JOHANNESBURG (AP) -- South African security measures are coming under scrutiny in the wake of the Westgate mall attack in Kenya and reports that Briton Samantha Lewthwaite, wanted by Interpol in connection with a 2011 plot to bomb holiday resorts in Kenya, fraudulently obtained a South African passport.
South Africa's ruling party said it instructed security agencies to analyze the attack in Nairobi, which was carried out by Islamic extremist gunmen who stormed the mall and targeted civilians, and improve on South African security in consultation with local and international institutions.
At least 67 people died in the Sept. 21 attack in Kenya. Al-Shabab, a Somalia-based militant group, claimed responsibility, saying the assault was retribution for Kenya's troop contribution to an African peacekeeping force in Somalia that dealt heavy blows to the extremists.
"This attack has highlighted the need for tighter immigration laws and processes, strengthening of the security features of the South African identity documents and the monitoring of the movement of people in general and suspicious movements in particular," Gwede Mantashe, secretary general of the ruling African National Congress, said in a statement on Sunday.
There have long been concerns that authorities are not doing enough to scrutinize the activities of militant suspects who could be networking, recruiting or raising money in South Africa, which is culturally diverse and has the biggest economy on the continent. On a visit to South Africa in 2009, then-U.S. Secretary of State Hillary Rodham Clinton warned that al-Shabab was recruiting young Somalis from South Africa, Australia and the United States to become suicide bombers in its effort to turn Somalia into a "safe haven for terrorism."
Last week, Interpol, acting at Kenya's request, issued an arrest notice for Samantha Lewthwaite, who was married to one of the suicide bombers in the 2005 attack on London's transit system. Intelligence agencies believe Lewthwaite used another person's identity to obtain a South African passport, whose last recorded use was in 2011.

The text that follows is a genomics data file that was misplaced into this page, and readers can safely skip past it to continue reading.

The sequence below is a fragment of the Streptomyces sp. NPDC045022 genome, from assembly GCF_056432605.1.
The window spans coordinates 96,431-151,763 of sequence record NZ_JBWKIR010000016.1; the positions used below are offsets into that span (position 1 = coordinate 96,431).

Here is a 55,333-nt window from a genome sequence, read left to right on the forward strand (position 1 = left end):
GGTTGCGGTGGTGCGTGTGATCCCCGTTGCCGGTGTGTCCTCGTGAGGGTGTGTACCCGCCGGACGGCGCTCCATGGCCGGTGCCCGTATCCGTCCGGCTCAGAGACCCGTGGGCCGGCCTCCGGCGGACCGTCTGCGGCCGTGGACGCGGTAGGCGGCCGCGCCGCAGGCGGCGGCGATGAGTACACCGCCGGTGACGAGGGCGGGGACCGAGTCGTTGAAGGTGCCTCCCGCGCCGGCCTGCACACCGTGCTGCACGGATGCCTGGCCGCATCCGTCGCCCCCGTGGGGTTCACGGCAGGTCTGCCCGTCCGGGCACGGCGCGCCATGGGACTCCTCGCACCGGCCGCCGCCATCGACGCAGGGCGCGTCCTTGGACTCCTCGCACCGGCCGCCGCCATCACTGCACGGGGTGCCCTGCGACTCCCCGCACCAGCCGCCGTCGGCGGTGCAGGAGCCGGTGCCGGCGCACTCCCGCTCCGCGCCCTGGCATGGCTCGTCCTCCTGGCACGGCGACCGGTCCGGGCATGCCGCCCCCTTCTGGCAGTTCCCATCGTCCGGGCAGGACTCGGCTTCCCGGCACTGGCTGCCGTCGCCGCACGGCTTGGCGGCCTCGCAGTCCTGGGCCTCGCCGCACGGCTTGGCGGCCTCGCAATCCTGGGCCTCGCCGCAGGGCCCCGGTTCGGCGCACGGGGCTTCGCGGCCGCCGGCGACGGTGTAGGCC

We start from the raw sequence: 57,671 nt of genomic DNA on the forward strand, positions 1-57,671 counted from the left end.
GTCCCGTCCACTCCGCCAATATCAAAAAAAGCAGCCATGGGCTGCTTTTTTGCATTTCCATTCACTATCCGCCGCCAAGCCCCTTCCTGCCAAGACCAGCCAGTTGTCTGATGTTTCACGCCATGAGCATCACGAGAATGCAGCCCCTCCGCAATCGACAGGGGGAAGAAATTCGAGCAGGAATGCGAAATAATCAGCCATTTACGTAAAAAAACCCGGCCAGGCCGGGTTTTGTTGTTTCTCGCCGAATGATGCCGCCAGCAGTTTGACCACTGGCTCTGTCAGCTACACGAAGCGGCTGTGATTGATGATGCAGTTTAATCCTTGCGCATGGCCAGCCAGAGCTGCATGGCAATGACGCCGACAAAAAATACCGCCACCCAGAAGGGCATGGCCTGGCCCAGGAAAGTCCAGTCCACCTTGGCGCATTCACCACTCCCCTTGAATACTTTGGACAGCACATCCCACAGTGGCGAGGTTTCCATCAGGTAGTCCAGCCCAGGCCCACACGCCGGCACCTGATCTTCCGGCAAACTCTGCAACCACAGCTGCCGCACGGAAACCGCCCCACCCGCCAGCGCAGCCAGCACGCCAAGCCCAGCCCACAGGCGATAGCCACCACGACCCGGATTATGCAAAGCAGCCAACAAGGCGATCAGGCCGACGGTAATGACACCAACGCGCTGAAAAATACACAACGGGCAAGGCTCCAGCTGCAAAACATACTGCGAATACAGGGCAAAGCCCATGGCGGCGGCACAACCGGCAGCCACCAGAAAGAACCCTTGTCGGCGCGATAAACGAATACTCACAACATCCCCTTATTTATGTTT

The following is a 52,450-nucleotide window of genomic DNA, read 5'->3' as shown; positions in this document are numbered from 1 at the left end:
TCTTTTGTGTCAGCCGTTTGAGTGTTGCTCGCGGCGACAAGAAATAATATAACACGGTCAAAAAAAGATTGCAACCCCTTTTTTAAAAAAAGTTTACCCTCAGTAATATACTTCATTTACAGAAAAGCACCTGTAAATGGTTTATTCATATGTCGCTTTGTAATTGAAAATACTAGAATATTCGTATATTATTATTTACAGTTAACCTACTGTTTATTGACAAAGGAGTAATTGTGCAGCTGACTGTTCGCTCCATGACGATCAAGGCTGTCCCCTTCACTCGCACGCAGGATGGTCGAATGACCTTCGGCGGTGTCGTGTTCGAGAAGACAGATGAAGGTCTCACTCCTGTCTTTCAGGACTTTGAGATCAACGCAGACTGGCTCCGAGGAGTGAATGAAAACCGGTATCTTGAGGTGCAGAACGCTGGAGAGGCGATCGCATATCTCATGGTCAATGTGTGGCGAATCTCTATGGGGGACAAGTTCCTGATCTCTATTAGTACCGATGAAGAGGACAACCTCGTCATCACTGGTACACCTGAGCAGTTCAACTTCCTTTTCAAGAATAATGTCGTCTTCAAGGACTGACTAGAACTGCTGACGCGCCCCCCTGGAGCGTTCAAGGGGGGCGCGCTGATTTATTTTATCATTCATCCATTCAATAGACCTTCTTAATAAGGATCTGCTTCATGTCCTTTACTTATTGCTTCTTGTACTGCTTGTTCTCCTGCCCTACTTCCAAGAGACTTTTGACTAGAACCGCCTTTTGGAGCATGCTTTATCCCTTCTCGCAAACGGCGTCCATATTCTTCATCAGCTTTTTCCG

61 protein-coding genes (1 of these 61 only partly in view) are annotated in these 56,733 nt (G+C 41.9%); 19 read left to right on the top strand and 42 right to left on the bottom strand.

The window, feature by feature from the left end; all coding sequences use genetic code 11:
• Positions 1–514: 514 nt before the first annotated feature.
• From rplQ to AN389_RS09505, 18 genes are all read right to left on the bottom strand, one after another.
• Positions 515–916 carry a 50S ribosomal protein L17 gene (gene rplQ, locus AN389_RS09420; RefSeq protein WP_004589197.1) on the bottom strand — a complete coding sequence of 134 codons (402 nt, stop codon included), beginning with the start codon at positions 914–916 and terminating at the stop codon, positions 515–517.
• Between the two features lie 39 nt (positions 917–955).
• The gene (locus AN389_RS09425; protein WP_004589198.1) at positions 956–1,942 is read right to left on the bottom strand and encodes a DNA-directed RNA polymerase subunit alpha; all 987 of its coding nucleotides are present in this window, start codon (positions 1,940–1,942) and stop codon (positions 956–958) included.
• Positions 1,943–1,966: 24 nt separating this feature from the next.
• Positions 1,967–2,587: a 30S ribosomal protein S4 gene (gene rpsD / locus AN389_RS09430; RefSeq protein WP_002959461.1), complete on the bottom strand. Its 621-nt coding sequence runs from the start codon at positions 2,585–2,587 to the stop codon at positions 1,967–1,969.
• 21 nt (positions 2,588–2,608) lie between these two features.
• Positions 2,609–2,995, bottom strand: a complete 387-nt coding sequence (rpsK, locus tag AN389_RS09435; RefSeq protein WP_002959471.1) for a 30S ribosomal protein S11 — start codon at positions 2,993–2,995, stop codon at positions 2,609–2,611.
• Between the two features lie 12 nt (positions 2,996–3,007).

On Monday, a manager at a real estate company in northern Johannesburg said Lewthwaite had rented a home there between 2009 and 2010.
A South African opposition party, the Democratic Alliance, has urged security ministers to brief a parliamentary intelligence committee on the matter.
"We cannot sit back and allow South Africa to become a 'destination of choice' for terrorists," the party said in a statement.
Brian Dube, spokesman for South Africa's State Security Agency, declined to comment on any investigation into Lewthwaite.
"You run the risk of putting into the public domain information which should not be there, and then it becomes self-defeating," he said.
"It's important that we continue to be vigilant and on guard and share critical information with our partners in the security environment, both in South Africa and across the world," Dube said. "In the wake of the attack in Nairobi, these matters continue to be a cause for concern."
The U.S. State Department, however, said U.S. officers working on anti-terror issues were largely prevented from communicating with South African counterparts in 2012, noting the State Security Agency was aggressively enforcing a rule that its foreign branch first screen such matters.
In a global report on terrorism, the State Department also said South Africa had introduced a new, more secure passport "aimed at eliminating forgery of passports by organized criminal networks," and had also taken steps to upgrade border security.
The report said most big South African cities have hawalas, informal money transfer systems based on Islamic principles that are often poorly regulated. It cited analysts as saying these systems are likely being used to transfer funds to extremists in East Africa, noting that South Africa has a significant Somali community and a presence of al-Shabab sympathizers.
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